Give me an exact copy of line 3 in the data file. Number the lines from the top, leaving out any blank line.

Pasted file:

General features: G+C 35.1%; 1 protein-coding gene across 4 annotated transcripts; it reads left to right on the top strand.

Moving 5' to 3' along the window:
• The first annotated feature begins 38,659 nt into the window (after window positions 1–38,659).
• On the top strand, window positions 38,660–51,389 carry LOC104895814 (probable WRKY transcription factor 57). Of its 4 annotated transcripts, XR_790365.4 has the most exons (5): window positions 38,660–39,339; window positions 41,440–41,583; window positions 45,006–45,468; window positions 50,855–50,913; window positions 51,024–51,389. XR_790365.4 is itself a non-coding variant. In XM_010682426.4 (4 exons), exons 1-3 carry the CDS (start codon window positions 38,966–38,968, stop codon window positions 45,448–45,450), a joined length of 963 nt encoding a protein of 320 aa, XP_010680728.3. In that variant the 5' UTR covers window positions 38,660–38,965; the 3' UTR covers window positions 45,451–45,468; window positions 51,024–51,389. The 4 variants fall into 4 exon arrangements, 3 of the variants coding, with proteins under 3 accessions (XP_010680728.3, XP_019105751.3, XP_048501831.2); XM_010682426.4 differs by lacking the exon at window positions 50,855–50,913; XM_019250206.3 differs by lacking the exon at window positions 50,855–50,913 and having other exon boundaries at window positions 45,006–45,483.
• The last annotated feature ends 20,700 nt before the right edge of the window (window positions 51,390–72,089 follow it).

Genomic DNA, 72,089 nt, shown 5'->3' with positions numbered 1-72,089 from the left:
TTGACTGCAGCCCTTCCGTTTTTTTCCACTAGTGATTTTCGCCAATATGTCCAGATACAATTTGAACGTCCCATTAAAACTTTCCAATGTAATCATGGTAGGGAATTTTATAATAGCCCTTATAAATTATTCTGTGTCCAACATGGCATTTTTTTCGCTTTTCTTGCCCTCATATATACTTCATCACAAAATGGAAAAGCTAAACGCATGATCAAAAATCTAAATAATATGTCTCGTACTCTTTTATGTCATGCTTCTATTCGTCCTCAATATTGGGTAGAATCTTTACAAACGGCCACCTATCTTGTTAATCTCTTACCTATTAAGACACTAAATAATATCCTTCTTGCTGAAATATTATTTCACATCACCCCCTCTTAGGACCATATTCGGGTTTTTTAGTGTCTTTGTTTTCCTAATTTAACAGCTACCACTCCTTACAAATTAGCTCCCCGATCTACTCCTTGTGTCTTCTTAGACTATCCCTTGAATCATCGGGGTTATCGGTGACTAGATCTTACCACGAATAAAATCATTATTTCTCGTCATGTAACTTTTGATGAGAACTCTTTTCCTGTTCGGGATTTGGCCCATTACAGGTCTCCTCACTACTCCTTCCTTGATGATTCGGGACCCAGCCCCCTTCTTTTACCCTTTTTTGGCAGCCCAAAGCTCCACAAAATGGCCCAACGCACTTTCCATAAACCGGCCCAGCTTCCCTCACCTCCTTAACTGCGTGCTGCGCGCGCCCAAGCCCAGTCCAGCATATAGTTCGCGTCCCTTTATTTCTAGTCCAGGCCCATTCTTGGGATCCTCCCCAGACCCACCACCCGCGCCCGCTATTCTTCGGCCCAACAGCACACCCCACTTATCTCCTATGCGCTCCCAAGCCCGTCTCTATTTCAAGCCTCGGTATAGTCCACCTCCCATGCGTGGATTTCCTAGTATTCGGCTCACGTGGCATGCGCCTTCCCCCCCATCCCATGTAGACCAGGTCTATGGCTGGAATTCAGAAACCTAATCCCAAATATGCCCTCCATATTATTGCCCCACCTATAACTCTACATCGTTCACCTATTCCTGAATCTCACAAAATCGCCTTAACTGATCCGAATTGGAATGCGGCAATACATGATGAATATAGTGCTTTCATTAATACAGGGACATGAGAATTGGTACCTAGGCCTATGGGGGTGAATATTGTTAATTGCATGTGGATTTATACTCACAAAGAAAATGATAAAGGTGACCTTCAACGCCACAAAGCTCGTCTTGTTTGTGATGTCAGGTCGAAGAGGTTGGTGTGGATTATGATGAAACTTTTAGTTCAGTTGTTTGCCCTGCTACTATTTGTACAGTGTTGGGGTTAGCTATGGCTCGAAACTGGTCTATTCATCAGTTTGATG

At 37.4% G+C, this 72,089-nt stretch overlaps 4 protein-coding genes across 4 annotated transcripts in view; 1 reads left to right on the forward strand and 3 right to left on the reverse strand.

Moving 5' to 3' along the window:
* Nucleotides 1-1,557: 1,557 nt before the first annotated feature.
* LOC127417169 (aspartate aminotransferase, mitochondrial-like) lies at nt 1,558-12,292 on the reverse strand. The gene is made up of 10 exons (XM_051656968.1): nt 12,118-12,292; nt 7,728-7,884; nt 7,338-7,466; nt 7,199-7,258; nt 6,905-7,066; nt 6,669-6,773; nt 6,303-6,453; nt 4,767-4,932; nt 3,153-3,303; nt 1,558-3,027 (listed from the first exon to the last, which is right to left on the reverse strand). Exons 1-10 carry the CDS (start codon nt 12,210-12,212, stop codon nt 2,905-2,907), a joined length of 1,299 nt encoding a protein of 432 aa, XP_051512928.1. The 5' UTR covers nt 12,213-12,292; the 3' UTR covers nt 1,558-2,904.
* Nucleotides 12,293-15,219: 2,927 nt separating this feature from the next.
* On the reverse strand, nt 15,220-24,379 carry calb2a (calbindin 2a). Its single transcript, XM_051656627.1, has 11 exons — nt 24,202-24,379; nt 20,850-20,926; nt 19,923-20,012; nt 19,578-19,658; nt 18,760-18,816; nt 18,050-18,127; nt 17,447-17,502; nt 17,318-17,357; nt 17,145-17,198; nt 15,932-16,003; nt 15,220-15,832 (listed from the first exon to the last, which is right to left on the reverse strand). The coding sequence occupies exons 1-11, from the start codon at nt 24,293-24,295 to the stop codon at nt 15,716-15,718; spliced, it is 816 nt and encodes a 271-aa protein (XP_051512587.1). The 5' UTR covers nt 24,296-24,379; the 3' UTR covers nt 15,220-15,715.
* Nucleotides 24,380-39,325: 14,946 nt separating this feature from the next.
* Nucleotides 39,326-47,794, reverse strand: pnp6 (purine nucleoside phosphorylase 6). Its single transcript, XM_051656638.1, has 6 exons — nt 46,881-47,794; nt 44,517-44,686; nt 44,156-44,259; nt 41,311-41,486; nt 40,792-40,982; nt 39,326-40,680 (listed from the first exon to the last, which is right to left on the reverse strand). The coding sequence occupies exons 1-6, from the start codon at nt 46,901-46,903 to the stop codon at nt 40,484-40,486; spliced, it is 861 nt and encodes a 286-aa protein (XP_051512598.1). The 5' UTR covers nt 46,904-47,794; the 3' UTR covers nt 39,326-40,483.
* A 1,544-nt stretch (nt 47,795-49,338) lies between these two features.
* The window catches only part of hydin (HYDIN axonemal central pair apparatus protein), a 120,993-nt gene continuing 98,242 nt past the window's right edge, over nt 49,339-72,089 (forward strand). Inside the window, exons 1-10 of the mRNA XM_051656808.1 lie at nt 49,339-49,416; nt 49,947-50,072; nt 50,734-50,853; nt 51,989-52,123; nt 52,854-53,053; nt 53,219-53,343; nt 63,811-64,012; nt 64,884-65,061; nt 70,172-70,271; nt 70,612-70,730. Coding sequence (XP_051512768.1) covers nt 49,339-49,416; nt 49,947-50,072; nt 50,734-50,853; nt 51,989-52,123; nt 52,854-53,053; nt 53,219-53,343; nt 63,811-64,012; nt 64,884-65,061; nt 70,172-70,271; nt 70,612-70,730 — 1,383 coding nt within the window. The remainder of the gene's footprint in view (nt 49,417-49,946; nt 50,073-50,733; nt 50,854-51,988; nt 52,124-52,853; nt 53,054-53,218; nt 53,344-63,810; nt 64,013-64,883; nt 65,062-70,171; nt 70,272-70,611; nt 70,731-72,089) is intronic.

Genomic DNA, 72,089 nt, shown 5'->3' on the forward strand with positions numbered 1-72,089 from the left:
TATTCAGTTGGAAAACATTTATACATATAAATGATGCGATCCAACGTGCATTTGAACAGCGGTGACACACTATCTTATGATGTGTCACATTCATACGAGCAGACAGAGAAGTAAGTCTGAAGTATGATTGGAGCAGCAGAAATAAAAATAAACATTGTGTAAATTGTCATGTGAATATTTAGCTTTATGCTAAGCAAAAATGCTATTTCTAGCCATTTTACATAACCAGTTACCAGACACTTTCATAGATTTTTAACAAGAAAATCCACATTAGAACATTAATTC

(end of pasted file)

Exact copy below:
• The first annotated feature begins 38,659 nt into the window (after window positions 1–38,659).